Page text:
The U.S higher education system has a number of appealing characteristics and one of the most alluring one is the flexibility provided by the number and type of institutions it embraces. This diversity provides students with the opportunity to specialize in different disciplines and pursue professional training. More than 4,000 accreditation bodies make up US higher education in the United States. Higher education institutions in the U.S are not centrally operated or organized, like most countries, but are accredited at the national or regional level by an independent accreditation body.
Different types of institutions offer higher education degrees. For example, the Liberal Arts Institute offers courses in the Arts, Humanities, Languages, Social Sciences, and Natural Sciences. The majority of liberal arts institutions are privately owned. Private universities are financed by a combination of funds, graduate donations, research grants, and tuition fees. Private universities are generally smaller in size compared to public institutions and may have religious affiliations or gender-separated schools.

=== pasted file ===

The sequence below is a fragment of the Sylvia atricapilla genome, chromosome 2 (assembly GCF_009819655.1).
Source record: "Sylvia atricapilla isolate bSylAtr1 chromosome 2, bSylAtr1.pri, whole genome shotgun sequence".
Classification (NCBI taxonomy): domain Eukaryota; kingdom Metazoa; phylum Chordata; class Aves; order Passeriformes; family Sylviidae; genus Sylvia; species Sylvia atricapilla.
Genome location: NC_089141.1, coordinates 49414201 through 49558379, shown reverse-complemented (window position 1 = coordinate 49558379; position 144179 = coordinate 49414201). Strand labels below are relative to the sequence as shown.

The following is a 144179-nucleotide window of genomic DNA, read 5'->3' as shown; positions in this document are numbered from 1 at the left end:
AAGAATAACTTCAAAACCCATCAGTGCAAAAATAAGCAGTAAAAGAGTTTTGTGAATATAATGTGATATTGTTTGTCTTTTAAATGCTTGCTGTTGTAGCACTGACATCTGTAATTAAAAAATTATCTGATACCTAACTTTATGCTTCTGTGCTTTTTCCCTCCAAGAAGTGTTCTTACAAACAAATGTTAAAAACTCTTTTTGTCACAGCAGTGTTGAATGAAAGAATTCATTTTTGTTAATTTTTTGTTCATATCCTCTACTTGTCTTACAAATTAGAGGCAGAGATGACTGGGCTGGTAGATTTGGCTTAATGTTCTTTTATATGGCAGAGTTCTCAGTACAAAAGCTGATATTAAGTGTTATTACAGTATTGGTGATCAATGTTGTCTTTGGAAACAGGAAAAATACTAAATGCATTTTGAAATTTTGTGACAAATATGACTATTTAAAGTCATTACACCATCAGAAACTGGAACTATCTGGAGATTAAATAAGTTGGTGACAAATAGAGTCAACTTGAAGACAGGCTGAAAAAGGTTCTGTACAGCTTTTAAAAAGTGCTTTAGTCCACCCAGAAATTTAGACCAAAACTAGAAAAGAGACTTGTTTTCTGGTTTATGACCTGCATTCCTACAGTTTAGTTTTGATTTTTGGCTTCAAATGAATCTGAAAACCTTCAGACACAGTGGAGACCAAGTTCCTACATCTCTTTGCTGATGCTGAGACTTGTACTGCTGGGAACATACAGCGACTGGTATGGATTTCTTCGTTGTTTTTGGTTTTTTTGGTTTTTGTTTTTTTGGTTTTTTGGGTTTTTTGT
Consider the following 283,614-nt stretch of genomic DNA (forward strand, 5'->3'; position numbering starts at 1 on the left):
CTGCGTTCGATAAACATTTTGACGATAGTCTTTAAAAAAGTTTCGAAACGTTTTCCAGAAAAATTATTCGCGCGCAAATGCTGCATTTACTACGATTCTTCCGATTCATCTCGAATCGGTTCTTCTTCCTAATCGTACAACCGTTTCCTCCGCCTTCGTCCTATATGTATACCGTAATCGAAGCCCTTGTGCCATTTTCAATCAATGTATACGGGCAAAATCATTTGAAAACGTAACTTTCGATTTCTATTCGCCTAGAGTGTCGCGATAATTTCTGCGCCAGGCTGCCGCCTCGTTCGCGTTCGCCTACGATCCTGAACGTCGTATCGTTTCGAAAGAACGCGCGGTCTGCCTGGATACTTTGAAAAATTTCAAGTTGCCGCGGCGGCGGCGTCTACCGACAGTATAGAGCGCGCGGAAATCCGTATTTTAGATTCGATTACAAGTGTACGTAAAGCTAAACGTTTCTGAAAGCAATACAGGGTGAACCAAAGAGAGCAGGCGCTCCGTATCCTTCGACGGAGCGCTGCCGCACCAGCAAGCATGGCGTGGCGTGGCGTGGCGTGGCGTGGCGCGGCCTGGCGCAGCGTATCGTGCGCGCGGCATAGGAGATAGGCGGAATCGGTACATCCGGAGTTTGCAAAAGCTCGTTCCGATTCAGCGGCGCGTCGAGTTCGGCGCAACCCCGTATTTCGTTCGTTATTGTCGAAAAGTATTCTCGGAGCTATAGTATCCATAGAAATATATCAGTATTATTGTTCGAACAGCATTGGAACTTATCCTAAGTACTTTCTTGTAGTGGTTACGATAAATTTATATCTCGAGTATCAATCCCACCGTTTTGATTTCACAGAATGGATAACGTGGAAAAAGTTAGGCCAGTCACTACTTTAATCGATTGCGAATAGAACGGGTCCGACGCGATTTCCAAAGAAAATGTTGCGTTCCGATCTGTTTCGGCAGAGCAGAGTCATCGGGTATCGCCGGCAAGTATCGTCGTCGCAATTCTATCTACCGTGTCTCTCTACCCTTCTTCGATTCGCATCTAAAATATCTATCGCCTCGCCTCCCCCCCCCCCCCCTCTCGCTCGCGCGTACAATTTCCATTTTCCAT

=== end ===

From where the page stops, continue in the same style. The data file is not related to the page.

Community colleges are a second option, with a two-year associate degree program to develop students to continue studying for a bachelor’s degree or to acquire specialized skills to get a job right away. A state university, also known as a “public university,” was founded and subsidized by the state government to provide affordable education to state residents. Public universities generally provide access to research opportunities and courses in a variety of research disciplines. These universities are usually large and generally accept a wider-range of students than private universities. Each student’s interests guide their choice from many possibilities.